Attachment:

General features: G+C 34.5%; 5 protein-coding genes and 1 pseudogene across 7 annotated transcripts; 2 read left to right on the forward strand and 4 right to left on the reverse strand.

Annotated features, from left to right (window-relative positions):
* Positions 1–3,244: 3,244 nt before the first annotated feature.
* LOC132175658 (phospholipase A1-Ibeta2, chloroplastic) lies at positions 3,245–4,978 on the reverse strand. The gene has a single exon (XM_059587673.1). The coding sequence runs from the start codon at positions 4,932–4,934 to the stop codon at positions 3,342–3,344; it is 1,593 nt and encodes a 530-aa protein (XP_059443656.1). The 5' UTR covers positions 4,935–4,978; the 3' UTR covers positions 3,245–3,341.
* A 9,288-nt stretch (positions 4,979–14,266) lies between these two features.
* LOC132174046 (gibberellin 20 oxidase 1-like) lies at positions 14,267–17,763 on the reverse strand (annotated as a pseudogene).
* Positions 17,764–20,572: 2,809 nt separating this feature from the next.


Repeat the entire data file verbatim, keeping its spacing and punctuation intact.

General features: G+C 34.5%; 5 protein-coding genes and 1 pseudogene across 7 annotated transcripts; 2 read left to right on the forward strand and 4 right to left on the reverse strand.

Annotated features, from left to right (window-relative positions):
* Positions 1–3,244: 3,244 nt before the first annotated feature.
* LOC132175658 (phospholipase A1-Ibeta2, chloroplastic) lies at positions 3,245–4,978 on the reverse strand. The gene has a single exon (XM_059587673.1). The coding sequence runs from the start codon at positions 4,932–4,934 to the stop codon at positions 3,342–3,344; it is 1,593 nt and encodes a 530-aa protein (XP_059443656.1). The 5' UTR covers positions 4,935–4,978; the 3' UTR covers positions 3,245–3,341.
* A 9,288-nt stretch (positions 4,979–14,266) lies between these two features.
* LOC132174046 (gibberellin 20 oxidase 1-like) lies at positions 14,267–17,763 on the reverse strand (annotated as a pseudogene).
* Positions 17,764–20,572: 2,809 nt separating this feature from the next.